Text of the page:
Imagine any kid today trying to get a hold of a friend with the limited technology available when Gen Xers were growing up …
Back before there was such thing as a text message. Back when someone had to actually be home if you wanted to get them on the phone. Maybe someone knew someone that had a cell-phone, but it was a massive brick with no range or battery life to speak of, and the only pocket it would fit into was a pair of Jncos – but thankfully those hideous things hadn’t come on the scene yet either.
But things changed fast in the telecommunications industry. And with that change has come a flood of new data to manage, clean and interpret.
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With a level of precision that almost feels like self-awareness, phones now know exactly where they are in the world– and telecoms save and track that data. Detailed call records reveal metadata that includes locations, durations, and destinations of calls – information that governments routinely track too. With more than half of all internet use now taking place on mobile devices, data usage results in an endless supply of information transmitted between phones and Internet servers that identify interests and consumer habits that marketing companies love to get their hands on.
All the capabilities have boosted demand, which in turn puts strain on the networks. Crowded spectrum and skyrocketing data traffic increase competition for telecommunications links.
And somewhere, buried in all that detailed information, are the answers to optimizing efficiency and delivering service as stable and reliable as POTS—Plain Old Telephone Service—landlines used to be.
The complexity and interconnectivity of these problems means job security for data scientists in the telecom industry who have come prepared for the challenge with a master’s level education.
Solving the Last Mile Problem with Data Science
Landlines haven’t gone away, of course. Without dedicated high-speed backhauls to serve cellular towers and other points of presence, the sexy high-tech wireless side of the business would be dead in the water.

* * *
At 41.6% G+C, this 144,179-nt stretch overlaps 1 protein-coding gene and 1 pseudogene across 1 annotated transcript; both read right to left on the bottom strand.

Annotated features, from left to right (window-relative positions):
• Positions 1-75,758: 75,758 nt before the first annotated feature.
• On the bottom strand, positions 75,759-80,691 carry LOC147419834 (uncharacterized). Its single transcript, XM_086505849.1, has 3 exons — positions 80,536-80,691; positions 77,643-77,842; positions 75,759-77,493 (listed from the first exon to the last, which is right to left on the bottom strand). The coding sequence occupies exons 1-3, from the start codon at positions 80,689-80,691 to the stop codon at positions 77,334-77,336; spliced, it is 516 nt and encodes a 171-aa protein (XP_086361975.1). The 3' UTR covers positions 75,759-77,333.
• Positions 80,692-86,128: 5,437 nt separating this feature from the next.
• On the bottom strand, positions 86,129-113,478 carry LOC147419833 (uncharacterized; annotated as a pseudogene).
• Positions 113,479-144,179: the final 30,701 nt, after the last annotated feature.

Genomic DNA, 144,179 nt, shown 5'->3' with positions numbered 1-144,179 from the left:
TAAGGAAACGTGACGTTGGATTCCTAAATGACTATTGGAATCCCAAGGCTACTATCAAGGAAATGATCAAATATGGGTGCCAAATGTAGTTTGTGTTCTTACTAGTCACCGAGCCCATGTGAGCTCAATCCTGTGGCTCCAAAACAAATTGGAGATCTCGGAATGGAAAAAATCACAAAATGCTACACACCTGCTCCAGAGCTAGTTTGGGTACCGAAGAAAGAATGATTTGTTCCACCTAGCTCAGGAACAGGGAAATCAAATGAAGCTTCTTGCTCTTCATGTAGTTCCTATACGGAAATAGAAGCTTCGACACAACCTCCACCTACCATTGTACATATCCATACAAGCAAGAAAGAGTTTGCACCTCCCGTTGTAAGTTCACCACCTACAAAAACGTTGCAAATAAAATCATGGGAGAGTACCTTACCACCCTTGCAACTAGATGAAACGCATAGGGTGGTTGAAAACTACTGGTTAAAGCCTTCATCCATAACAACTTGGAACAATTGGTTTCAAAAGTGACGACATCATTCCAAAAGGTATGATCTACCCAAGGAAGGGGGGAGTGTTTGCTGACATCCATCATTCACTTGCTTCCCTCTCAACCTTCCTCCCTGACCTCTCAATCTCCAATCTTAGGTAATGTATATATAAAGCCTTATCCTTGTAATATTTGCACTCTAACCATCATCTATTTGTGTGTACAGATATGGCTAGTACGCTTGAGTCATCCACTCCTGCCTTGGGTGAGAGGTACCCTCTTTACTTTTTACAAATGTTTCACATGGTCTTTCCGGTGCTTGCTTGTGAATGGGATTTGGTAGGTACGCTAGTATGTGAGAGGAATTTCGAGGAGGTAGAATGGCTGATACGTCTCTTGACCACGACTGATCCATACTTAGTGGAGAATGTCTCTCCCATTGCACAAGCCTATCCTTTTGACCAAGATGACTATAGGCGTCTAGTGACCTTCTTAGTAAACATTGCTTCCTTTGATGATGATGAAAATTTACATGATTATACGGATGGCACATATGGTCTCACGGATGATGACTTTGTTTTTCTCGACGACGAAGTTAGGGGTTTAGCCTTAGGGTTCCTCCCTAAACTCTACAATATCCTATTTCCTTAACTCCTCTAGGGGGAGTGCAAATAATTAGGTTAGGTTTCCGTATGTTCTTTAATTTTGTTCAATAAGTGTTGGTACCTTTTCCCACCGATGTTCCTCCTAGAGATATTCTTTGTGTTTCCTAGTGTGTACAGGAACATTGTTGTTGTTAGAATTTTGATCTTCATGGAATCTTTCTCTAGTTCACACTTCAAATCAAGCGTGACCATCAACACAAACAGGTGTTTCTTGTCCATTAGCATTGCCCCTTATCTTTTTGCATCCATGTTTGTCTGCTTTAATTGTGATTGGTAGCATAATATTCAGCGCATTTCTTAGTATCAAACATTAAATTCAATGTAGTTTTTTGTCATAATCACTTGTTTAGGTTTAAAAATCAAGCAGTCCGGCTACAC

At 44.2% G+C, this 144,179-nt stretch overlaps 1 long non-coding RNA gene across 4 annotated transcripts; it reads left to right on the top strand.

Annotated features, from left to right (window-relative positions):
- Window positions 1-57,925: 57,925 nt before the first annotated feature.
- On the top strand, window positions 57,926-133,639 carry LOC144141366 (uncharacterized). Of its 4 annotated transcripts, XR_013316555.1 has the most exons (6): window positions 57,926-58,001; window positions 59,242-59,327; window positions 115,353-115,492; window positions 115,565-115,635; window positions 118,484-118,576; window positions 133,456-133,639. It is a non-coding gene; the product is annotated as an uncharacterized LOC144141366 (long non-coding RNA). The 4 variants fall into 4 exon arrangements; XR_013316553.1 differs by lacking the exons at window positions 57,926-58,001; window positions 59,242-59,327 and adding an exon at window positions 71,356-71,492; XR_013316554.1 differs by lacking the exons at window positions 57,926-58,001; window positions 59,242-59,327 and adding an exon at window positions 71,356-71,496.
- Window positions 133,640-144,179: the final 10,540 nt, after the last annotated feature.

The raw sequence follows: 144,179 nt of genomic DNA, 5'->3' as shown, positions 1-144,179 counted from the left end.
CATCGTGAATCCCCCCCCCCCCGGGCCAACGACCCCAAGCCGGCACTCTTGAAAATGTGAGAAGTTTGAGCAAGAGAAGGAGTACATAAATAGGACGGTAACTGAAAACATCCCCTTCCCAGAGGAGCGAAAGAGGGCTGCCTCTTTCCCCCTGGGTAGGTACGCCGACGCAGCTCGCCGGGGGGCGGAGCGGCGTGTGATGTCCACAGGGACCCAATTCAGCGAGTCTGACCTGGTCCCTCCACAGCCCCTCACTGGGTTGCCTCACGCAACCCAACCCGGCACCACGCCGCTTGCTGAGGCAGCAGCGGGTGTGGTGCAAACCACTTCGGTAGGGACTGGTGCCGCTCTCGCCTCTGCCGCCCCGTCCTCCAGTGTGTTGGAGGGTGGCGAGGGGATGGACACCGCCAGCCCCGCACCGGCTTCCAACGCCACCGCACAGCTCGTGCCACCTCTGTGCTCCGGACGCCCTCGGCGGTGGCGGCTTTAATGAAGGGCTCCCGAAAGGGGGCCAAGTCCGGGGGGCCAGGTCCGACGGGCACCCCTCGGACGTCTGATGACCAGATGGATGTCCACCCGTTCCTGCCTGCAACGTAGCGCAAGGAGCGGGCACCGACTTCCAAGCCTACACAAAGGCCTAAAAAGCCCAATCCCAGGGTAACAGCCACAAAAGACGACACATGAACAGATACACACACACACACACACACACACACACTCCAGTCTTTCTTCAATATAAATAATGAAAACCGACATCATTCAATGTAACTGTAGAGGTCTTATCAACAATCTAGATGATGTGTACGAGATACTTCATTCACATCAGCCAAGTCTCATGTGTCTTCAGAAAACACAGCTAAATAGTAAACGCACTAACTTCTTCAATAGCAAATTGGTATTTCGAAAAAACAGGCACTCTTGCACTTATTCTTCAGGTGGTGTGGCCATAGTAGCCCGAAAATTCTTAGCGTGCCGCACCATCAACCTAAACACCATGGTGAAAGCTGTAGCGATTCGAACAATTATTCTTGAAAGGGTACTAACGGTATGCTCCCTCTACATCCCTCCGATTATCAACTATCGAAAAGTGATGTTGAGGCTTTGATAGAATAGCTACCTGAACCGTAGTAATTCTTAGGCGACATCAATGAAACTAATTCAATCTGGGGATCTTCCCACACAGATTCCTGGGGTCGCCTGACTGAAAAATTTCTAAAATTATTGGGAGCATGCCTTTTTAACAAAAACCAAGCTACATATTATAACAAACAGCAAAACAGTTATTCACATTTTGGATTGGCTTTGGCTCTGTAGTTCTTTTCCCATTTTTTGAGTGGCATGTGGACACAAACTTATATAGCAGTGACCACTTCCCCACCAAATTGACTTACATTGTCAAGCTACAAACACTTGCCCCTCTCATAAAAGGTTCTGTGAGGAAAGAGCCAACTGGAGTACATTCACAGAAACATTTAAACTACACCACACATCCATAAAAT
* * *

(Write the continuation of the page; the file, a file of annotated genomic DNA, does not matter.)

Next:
Like utility companies, the greatest challenge for telecoms tends to be “the last mile”—the myriad, interdependent, idiosyncratic connections between trunk lines and the individual customer. And like utility companies, telecoms are switching to smart metering technology to monitor and improve all the various components of that infrastructure.
Intelligent Site Management is the telecom version of the Smart Grid for cellular service sites. Remote monitoring technology ensures that antennas are powered up, computer equipment cooled down, and that data traffic flows smoothly. The telco central office is notified immediately in the event of a problem; reaching further into the grid, devices may be redirected to other cells if the closest one is experiencing difficulties.
Creating the algorithms that allow all this real-time monitoring and switching to happen so smoothly that customers don’t even get a blip of interference is an ongoing challenge for data scientists in the telecom industry.
A company called Napatech has approached the problem by integrating data from customer appliances and telecom network probes to allow real-time analysis of network issues. Providers implementing their solution have been able to use it to reduce packet loss and operate networks more efficiently on the fly.
Awash in Customer Data, Telecoms Struggle to Manage it Successfully
As we have all become more connected in our daily lives, telecommunications use has surged. According to a 2013 article in Antennas Online, global data traffic in 2012 exceeded that of all prior years combined.
And with all those texts, emails, search queries – and the occasional call – going out over the network, the amount of information that telecoms gather about their customers has exploded.
Once upon a time, when all calls were manually connected and snooping operators sometimes neglected to take themselves out of the circuit, local phone companies knew quite a lot about who was using their services and how.
When automated equipment began to take over in the early 1900s, that sort of intimate information was lost to telcos. They knew where service was installed, when and where calls were made, but little more.
Orwellian Dystopia … Maybe Someday, but for Now Just Marketing